At this point, it is questionable if SAP will ever be a significant player in the middleware area outside of its own turf. The margins that SAP is dreaming of are not to be had at this time with MDM.

With SAP being in need of a new vision, any middleware purchases from SAP can only be tactical complements of existing landscapes. MDM may very well be part of a larger strategy involving other data integrity and data quality features - well deserving a strategic decision as it may become a linchpin in a future apps strategy that should never exclude alternate sourcing.

Reply
Apr 9, 2010 5:54 AM Shaun Snapp Shaun Snapp  says: in response to Aaron Zornes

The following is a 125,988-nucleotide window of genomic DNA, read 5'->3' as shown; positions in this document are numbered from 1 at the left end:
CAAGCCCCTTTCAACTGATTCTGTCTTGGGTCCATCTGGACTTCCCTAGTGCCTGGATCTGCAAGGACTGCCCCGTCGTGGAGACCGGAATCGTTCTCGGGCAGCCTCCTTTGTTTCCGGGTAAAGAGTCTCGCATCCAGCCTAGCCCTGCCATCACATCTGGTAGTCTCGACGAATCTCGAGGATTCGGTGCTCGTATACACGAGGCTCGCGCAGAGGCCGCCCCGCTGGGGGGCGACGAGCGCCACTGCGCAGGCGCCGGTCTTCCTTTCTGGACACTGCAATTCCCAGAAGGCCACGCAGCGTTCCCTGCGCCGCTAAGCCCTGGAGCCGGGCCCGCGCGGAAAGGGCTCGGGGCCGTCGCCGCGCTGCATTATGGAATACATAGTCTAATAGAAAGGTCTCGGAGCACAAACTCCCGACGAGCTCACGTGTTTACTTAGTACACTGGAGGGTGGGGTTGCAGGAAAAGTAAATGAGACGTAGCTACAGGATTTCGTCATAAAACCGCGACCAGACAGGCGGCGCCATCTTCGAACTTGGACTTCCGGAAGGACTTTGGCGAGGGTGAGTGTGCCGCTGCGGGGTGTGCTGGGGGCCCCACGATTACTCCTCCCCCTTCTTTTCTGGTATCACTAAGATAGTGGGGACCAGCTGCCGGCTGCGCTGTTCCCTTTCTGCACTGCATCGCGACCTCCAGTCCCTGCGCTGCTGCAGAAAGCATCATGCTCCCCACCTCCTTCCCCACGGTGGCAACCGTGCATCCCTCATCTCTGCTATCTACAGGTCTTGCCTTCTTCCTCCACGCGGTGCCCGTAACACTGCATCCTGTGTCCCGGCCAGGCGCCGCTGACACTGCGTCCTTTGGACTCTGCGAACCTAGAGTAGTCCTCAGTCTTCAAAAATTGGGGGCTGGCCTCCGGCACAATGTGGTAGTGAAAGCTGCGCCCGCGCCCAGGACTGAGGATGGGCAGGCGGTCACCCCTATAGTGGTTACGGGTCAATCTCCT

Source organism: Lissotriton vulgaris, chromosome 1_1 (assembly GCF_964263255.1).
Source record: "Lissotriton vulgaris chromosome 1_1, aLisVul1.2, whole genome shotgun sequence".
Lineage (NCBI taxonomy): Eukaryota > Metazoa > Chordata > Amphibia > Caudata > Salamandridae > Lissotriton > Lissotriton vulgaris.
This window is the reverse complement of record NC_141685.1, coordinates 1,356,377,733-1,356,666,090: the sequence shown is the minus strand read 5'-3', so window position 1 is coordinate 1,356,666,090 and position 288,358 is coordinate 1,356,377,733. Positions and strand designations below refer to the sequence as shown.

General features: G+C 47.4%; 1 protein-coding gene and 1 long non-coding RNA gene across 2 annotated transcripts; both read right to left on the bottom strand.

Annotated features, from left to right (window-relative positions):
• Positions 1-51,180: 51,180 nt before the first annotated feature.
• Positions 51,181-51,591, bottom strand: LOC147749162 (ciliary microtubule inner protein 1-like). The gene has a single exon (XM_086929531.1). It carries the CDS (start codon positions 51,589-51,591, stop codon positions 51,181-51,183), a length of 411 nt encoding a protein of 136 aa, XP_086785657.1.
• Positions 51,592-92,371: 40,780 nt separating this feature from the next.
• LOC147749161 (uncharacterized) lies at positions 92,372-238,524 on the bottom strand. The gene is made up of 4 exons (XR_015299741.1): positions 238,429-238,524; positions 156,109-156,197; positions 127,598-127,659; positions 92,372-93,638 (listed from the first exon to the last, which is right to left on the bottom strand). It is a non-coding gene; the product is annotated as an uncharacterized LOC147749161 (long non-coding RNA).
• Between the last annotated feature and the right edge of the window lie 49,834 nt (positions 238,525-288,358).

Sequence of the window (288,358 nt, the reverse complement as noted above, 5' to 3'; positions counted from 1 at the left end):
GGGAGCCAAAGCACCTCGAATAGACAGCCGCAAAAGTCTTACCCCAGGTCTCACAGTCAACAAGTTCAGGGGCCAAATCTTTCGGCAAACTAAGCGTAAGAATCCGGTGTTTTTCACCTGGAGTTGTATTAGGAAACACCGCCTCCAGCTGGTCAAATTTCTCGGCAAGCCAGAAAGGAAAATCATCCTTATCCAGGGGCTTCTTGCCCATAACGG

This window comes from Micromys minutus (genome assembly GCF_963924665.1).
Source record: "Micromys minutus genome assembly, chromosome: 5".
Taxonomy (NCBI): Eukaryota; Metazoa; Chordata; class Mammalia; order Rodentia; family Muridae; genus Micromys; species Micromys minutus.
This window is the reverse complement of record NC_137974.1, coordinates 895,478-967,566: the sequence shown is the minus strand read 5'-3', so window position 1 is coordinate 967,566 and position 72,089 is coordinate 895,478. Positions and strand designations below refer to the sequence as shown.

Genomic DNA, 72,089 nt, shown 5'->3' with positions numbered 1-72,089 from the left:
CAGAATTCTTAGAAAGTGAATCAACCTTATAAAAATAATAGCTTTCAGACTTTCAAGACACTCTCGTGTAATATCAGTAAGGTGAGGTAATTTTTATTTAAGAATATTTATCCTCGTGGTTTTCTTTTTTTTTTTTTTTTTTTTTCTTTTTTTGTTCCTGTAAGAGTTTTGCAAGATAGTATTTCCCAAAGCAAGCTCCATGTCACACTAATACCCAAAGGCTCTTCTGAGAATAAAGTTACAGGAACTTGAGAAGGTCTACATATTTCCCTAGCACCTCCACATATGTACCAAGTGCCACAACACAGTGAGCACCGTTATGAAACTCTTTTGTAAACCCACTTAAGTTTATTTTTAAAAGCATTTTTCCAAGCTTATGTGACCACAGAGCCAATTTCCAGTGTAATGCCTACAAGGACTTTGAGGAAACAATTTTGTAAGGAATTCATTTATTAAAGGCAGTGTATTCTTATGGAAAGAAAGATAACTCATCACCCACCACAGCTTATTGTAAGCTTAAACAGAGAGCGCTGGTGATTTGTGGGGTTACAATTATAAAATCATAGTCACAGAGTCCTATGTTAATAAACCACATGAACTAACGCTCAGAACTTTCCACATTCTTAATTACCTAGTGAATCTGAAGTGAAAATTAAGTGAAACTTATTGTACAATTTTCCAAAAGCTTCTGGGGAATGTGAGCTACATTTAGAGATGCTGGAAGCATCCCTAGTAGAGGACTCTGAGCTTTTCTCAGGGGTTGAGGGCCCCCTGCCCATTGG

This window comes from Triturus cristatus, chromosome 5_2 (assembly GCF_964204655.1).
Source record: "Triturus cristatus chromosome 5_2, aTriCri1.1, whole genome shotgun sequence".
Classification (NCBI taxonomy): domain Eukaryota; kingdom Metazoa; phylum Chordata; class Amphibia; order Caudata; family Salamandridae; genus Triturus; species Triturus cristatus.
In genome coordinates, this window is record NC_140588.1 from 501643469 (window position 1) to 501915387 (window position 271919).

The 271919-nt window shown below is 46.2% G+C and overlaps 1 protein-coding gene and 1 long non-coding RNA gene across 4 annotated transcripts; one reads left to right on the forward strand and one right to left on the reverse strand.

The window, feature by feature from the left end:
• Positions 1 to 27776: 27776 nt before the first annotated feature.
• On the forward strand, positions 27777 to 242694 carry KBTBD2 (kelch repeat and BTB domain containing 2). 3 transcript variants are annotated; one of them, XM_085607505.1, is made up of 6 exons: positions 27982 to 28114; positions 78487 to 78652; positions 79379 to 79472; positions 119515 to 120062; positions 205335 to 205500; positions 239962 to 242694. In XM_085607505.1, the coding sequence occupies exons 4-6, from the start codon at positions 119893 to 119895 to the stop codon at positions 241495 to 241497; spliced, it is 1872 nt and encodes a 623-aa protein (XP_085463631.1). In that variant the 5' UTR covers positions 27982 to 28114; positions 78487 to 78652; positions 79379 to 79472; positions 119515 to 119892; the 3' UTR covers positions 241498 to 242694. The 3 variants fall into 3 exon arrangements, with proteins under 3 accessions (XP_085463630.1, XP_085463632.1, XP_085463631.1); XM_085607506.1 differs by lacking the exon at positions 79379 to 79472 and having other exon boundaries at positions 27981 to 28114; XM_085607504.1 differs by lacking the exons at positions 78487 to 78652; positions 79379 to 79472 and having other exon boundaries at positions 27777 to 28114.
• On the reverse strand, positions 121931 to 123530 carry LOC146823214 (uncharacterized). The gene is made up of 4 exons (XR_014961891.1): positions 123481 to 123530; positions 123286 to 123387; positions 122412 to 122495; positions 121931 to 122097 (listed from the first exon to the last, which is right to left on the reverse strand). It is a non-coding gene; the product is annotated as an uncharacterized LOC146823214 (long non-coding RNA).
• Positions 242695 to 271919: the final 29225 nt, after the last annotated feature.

Some of the comments seem to take it as an assumption that SAP MDM is at least holds the potential to add value to the client. I have yet to see an MDM project go in as advertised and the emphasis on the tool is removing the emphasis from the method, which is far more important. Right now SAP, IBM and Oracle MDM are primarily smoke, pushed by the major consulting companies as a way to bill their accounts, with very little real output.

Reply
May 15, 2015 2:22 PM Shaun Snapp Shaun Snapp  says:
Looking at my last comment on this article its amazing that this was now five years ago. All of the vendors that pumped up MDM owe the industry an apology. MDM software was roundly very poor, and MDM now is managed just about as it was prior to the MDM bubble. MDM is not even a popular search term anymore, being replaced with MDM -- Mobile Device Management in the search results. The feature of all of these topics is that no one ever admits when they were wrong, they simply move on to make more predictions. Reply